Heifer Breeding Question

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TheBullLady

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I'd like your opinions on this situation please!

I've got an "almost" yearling heifer (she'll be 1 year on April 24th) that got in with the bull a week ago... and consequently got bred. She's approx. 900 lbs, and the bull is a "calving ease" bull Would you abort her and rebred her in two months, or leave her?
 

la4angus

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I would let her be. 900 lb now she should be at least a Min.1100 to 1150 lb when she calves. Calving ease bull, she should have no problems. Just don't feed her real heavy during the last tri-mester.
 

dun

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The only part I don't quite agree with is the last trimester feeding. You can't starve a small calf out of a heifer. Keep her gaining but not getting fat. Shorting them on nutrition that last couple of months causes them to be slower breeding back and can create a weak calf syndrome.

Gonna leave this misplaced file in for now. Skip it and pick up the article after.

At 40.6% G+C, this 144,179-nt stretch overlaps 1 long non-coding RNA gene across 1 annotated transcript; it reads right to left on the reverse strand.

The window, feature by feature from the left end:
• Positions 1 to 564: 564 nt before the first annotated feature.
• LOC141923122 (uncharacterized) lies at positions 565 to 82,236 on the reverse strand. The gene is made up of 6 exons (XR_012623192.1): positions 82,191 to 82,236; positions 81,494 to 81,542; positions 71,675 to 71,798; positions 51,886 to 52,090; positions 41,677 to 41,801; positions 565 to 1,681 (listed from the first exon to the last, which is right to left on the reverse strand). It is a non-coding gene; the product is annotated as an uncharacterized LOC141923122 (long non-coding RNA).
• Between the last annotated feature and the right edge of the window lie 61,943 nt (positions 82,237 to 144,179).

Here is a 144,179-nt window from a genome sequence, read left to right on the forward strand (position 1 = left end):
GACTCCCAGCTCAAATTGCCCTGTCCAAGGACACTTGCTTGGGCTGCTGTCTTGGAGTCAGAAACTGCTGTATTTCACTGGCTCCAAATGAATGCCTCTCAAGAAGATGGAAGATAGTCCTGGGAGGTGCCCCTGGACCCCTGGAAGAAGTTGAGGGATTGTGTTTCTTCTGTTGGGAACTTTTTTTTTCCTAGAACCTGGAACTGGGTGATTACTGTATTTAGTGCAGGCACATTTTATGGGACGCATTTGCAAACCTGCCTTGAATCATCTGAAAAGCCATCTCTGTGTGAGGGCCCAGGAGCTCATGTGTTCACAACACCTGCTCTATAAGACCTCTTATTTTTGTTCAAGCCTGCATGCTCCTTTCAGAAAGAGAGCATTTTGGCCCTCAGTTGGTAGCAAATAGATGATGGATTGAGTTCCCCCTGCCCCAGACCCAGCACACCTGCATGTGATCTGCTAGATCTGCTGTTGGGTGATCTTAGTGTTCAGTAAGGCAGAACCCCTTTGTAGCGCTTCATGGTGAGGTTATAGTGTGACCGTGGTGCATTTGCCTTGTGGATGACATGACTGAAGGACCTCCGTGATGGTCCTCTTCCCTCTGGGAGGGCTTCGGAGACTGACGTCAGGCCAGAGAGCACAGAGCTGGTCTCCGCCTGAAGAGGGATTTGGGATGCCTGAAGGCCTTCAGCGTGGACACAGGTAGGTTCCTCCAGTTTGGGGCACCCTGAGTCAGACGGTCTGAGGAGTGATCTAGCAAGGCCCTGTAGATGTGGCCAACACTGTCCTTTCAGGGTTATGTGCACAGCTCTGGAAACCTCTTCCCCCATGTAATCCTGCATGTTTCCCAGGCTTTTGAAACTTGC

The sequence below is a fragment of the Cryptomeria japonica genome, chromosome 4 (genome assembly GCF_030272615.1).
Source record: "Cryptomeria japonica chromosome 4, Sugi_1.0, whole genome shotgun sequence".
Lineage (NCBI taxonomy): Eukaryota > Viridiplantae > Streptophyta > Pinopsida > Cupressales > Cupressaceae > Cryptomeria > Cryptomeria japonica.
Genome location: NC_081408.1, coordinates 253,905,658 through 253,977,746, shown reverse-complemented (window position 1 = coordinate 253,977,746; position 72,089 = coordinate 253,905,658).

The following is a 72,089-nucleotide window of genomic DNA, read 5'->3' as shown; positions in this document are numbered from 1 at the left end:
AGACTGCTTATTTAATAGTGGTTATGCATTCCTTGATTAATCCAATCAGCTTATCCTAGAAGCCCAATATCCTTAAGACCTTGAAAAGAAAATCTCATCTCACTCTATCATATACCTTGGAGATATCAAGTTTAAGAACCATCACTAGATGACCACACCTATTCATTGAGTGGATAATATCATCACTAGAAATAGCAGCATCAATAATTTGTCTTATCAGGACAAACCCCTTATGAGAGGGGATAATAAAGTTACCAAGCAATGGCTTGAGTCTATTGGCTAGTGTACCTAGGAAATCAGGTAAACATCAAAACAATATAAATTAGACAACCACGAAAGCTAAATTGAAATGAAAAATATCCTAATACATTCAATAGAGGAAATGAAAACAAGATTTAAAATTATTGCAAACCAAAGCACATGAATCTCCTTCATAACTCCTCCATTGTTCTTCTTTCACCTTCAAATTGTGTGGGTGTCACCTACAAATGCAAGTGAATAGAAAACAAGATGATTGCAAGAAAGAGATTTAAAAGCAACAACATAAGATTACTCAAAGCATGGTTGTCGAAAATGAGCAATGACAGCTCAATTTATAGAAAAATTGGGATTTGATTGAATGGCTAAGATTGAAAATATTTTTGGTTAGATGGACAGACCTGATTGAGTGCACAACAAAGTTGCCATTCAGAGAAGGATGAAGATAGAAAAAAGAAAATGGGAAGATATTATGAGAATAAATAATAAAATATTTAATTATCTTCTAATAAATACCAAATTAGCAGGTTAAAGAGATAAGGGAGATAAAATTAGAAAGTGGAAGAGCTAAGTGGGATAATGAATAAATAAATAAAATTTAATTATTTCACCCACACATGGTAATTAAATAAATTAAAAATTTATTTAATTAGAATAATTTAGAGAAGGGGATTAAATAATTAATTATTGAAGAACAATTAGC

Most of our heifers calve at 850-900 lbs with no problems. Just remember that calving ease is a relative thing. BW (physical size) in smaller heifers is just as important a part of calving ease as any of the other traits that contribute to calving ease.

dun


la4angus":blrhgh5k said:
I would let her be. 900 lb now she should be at least a Min.1100 to 1150 lb when she calves. Calving ease bull, she should have no problems. Just don't feed her real heavy during the last tri-mester.
 

la4angus

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Dun
I think you missed the point. I said "don't feed her real heavy during the last trimester". I never mentioned starving a small calf out of her. The cow has to have adequate nutrition to produce a strong, healthy calf.